Olympics: Security tests launched for London 2012
British police and key organisations involved in the London 2012 Olympics on Tuesday launched tests to prepare for a possible terror attack on the event, the police officer in charge of Games security said.
"We recognise the terrorist threat could come from anywhere," London police's Olympic security coordinator Chris Allison told AFP, as he unveiled a series of exercises to test security, which will run over the coming year.
"It potentially is the biggest one for us," he added, speaking at the Scotland Yard headquarters of the city's Metropolitan Police.
The Olympics will see the biggest ever peacetime policing operation in Britain amid fears that terrorists could attack an event which will attract huge attention worldwide.
The threat level from international terrorism is currently ranked at severe, meaning an attack is highly likely. This is only one notch below the top level, critical, which means that an attack is imminent.
Islamist extremists are considered a major threat to London. Al-Qaeda-inspired bombings on the city's transport system in July 2005 killed 52 people.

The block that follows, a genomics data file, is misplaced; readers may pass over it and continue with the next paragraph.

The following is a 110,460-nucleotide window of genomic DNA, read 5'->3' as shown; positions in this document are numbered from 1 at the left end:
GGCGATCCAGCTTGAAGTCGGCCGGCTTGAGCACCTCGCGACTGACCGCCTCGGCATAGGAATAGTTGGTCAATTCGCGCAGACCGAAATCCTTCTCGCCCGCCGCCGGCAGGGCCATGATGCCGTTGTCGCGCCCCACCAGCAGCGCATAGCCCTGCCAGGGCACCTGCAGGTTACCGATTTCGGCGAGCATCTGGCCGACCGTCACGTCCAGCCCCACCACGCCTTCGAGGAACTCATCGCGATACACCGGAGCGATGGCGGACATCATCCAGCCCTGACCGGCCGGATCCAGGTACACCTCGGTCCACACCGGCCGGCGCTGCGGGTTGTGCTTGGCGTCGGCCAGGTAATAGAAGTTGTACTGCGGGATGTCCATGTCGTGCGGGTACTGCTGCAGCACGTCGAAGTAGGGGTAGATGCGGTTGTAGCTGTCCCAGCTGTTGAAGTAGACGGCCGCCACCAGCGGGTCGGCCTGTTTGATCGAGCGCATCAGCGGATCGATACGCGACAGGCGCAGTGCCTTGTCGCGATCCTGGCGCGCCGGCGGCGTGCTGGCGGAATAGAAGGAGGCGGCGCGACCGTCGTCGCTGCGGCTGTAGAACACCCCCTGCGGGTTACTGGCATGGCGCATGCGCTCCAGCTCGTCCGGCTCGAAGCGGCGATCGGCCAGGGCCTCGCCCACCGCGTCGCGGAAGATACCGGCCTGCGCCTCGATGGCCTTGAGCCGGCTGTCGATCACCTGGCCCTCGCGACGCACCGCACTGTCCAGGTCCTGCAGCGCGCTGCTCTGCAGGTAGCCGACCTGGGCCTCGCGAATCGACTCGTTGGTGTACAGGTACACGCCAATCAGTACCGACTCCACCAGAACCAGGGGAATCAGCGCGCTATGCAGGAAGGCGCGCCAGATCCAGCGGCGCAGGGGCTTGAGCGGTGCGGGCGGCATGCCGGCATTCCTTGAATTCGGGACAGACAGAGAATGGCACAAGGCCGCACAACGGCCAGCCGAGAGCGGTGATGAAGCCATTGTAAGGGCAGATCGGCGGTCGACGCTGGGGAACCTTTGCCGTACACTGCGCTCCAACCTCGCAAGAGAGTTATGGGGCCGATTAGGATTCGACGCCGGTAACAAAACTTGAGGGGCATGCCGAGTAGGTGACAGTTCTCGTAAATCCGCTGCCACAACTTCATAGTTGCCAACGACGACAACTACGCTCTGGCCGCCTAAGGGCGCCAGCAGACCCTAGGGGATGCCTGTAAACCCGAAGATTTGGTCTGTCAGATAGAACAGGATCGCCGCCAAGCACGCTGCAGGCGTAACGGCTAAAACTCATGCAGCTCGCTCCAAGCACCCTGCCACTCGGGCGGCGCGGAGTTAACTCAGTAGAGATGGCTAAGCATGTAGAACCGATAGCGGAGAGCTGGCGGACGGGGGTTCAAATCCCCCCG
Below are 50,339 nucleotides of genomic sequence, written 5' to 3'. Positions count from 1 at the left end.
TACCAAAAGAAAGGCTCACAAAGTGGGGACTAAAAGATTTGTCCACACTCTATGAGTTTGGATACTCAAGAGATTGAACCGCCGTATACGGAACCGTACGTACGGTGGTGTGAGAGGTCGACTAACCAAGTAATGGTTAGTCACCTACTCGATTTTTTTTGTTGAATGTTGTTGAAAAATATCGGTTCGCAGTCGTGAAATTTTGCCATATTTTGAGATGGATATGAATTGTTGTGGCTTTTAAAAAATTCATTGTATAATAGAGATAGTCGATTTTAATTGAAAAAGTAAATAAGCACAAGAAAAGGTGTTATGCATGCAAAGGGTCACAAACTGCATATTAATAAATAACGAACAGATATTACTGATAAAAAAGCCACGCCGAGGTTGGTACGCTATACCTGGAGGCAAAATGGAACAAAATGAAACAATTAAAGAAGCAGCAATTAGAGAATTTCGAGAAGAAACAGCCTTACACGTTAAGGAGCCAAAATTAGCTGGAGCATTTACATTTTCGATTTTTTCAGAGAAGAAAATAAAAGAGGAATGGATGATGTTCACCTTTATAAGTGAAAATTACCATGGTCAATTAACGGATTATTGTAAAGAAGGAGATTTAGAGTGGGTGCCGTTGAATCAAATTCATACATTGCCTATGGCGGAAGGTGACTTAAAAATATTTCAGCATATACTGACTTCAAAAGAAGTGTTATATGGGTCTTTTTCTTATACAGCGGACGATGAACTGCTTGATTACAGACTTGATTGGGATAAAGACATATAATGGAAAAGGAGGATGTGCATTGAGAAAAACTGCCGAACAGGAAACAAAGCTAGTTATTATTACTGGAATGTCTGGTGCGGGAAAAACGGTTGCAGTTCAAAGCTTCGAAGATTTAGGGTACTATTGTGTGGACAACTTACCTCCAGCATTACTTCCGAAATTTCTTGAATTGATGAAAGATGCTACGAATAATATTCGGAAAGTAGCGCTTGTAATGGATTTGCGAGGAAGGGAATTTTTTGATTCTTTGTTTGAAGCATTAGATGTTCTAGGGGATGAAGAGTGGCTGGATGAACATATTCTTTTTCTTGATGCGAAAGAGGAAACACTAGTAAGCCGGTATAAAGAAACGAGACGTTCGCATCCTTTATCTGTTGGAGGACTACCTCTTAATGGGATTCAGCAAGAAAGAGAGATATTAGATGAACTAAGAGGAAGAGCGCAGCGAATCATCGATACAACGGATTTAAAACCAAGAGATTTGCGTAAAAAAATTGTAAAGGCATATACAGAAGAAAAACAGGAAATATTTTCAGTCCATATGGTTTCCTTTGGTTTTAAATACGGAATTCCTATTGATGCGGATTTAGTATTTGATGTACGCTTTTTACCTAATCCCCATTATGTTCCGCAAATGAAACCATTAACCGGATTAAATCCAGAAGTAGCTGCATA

Northern Irish dissident republicans -- who are seeking to destabilise the province's peace process -- have ramped up their activity in recent months and could also pose a threat to mainland Britain.
The tests will include a live counter-terrorism exercise, to be held early next year, and meetings between the heads of police, emergency services, Olympic organisers and government departments to ensure they coordinate their response.
"We've looked at the various attack methodologies the terrorists have used in the past and we've used that to inform the plans," said Assistant Commissioner Allison.
Home Secretary Theresa May insisted that the government would "leave nothing to chance" when it came to security at the Games.
"The testing of our plans, structures and responses to ensure they can deal with any incident is vital," she said at Scotland Yard.
The government has earmarked £600 million ($900 million, 670 million euros) for Games security, which May pledged would be protected from public spending cuts.
The exercises, beginning in the coming weeks and running until shortly before the Games start in July 2012, will also prepare for other threats such as large protests and organised crime.
"All the sorts of things that could possibly happen in any event, we are going to test it," said Allison.
© 2011 AFP